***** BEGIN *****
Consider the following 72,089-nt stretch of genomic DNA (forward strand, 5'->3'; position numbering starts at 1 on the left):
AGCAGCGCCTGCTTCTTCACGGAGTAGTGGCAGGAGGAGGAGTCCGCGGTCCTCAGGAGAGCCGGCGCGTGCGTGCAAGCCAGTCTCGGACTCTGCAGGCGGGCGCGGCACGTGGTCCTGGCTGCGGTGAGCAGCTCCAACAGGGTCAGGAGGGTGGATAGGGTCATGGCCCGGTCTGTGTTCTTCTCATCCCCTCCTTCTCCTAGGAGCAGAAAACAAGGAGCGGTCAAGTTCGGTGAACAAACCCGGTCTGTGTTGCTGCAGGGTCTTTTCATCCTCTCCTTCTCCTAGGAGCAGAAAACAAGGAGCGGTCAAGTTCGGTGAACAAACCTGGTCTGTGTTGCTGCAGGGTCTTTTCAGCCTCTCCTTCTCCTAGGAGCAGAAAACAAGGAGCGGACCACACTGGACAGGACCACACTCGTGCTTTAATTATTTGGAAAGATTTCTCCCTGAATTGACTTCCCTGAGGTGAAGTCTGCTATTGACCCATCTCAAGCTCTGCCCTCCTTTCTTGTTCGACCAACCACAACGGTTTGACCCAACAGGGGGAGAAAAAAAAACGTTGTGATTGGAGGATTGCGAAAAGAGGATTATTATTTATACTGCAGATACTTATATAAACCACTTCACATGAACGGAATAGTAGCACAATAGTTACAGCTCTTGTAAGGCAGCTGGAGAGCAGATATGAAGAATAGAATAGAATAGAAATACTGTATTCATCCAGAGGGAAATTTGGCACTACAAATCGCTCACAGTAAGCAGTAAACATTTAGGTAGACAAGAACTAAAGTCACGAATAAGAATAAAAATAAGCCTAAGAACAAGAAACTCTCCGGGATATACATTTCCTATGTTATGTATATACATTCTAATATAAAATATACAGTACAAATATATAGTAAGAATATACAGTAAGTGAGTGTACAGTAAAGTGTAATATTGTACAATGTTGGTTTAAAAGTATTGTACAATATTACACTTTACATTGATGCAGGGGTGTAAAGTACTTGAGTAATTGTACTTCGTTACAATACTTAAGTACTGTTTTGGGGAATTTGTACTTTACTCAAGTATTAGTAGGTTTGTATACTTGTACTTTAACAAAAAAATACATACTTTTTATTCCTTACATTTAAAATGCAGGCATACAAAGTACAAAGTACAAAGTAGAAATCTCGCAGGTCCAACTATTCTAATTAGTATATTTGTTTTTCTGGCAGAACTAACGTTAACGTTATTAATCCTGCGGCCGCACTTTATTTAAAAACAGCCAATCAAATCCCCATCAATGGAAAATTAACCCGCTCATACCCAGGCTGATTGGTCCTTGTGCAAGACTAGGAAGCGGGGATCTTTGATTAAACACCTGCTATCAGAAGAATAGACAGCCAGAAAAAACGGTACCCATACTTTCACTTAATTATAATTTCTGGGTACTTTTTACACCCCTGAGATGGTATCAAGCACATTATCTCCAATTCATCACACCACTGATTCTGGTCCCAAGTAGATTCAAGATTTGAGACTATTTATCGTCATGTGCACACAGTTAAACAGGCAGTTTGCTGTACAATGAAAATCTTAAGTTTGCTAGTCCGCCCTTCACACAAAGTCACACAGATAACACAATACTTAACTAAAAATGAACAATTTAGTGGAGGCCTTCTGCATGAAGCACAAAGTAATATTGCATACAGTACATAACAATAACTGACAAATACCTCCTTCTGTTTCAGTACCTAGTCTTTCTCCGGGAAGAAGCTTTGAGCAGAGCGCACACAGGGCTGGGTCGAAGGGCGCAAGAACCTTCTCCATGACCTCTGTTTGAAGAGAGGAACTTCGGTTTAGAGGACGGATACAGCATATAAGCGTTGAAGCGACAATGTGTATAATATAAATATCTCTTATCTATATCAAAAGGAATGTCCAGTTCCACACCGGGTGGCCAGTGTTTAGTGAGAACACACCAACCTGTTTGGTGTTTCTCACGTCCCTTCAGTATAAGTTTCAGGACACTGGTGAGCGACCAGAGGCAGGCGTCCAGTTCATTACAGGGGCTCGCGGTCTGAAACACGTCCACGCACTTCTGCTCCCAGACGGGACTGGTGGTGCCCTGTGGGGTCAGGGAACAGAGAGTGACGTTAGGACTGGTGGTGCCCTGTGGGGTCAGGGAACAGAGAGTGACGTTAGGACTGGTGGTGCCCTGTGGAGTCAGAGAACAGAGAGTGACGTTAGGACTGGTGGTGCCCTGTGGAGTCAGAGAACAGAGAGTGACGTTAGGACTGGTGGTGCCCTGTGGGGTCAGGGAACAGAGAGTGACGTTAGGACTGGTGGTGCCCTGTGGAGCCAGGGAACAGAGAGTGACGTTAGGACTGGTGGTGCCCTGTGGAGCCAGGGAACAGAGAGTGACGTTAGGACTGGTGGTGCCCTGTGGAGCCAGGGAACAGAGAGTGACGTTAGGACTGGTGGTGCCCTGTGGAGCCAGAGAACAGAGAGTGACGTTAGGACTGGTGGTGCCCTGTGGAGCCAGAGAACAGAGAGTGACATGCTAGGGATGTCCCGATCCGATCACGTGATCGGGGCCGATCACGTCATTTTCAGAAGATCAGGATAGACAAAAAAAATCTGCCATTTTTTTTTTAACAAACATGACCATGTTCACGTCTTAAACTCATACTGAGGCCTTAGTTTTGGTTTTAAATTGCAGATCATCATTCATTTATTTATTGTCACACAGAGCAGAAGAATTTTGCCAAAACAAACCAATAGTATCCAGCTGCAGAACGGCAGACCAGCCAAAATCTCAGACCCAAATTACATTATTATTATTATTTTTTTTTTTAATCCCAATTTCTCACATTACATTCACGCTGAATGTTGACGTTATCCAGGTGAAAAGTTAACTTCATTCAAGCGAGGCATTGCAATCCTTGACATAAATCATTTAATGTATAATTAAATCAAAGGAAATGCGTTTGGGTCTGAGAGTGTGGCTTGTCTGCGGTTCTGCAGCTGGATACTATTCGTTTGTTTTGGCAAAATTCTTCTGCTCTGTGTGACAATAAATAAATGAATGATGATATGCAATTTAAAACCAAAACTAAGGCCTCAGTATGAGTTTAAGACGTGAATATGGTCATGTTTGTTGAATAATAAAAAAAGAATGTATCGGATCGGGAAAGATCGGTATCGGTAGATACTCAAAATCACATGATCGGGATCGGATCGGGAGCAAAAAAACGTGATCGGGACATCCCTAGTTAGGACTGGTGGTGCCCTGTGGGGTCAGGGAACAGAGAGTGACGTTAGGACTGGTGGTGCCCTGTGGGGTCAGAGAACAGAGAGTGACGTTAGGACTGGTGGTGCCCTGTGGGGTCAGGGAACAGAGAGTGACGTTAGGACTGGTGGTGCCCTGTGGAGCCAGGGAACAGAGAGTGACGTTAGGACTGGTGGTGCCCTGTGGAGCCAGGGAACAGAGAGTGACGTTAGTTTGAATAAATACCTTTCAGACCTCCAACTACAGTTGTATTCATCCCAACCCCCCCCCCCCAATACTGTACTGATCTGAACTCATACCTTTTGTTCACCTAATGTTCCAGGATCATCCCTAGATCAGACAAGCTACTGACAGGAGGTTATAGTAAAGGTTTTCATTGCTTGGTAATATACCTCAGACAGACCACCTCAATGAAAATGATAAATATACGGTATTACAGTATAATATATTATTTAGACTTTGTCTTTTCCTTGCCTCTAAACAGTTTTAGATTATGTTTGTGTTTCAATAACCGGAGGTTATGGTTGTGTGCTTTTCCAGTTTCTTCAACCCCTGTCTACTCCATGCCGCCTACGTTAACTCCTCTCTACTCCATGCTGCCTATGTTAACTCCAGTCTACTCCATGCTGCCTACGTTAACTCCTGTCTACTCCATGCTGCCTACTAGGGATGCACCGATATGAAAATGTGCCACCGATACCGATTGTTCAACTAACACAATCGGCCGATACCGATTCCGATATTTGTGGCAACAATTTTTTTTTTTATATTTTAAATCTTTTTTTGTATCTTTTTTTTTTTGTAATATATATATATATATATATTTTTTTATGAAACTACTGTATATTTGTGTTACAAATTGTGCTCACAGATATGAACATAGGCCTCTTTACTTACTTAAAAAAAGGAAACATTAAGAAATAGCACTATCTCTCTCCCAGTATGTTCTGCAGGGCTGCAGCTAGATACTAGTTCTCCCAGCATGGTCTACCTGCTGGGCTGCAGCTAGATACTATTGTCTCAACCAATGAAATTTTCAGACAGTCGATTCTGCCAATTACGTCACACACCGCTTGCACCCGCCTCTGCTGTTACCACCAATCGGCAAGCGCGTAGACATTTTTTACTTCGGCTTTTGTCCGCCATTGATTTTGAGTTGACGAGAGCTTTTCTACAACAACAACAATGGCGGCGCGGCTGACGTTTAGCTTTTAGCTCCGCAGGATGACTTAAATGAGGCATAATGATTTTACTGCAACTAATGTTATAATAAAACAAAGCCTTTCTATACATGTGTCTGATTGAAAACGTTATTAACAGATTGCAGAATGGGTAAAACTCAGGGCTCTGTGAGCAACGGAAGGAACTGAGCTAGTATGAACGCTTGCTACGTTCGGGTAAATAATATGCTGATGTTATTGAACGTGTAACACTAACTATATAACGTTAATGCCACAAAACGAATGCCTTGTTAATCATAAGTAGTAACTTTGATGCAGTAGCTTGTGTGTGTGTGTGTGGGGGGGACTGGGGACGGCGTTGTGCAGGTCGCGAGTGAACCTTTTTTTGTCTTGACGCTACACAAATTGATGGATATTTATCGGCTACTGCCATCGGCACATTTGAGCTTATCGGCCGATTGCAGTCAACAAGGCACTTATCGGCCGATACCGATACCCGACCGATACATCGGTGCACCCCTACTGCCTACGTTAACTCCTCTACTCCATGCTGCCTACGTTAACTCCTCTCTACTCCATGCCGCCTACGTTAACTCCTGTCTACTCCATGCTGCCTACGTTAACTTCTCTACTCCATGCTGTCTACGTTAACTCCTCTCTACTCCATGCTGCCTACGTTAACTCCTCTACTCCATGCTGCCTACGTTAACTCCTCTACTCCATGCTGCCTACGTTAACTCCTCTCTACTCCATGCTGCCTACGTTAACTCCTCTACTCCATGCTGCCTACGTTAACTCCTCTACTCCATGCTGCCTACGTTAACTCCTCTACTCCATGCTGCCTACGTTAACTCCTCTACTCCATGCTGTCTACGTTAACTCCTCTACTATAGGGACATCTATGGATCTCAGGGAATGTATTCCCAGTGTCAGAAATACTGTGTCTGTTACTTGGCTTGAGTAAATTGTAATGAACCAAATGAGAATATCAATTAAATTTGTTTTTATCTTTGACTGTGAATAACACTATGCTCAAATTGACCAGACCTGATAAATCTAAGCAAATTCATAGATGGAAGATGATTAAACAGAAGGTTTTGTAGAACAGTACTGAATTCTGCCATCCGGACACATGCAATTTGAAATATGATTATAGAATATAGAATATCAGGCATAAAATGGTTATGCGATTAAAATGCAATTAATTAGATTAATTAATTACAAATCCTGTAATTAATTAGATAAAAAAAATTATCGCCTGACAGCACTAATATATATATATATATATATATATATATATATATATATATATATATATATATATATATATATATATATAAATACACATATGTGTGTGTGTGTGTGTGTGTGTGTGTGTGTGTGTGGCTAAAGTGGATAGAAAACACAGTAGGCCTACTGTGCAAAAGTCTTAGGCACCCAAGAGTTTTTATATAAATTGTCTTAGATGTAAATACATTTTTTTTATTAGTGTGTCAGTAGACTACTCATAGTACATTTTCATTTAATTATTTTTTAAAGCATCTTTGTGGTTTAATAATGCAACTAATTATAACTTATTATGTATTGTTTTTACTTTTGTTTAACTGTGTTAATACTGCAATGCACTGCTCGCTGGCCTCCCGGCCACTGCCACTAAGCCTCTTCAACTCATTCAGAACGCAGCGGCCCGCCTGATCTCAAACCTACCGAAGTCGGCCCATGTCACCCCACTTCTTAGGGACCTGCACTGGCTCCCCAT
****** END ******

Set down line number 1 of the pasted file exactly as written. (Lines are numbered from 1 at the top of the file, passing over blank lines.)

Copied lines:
Consider the following 72,089-nt stretch of genomic DNA (forward strand, 5'->3'; position numbering starts at 1 on the left):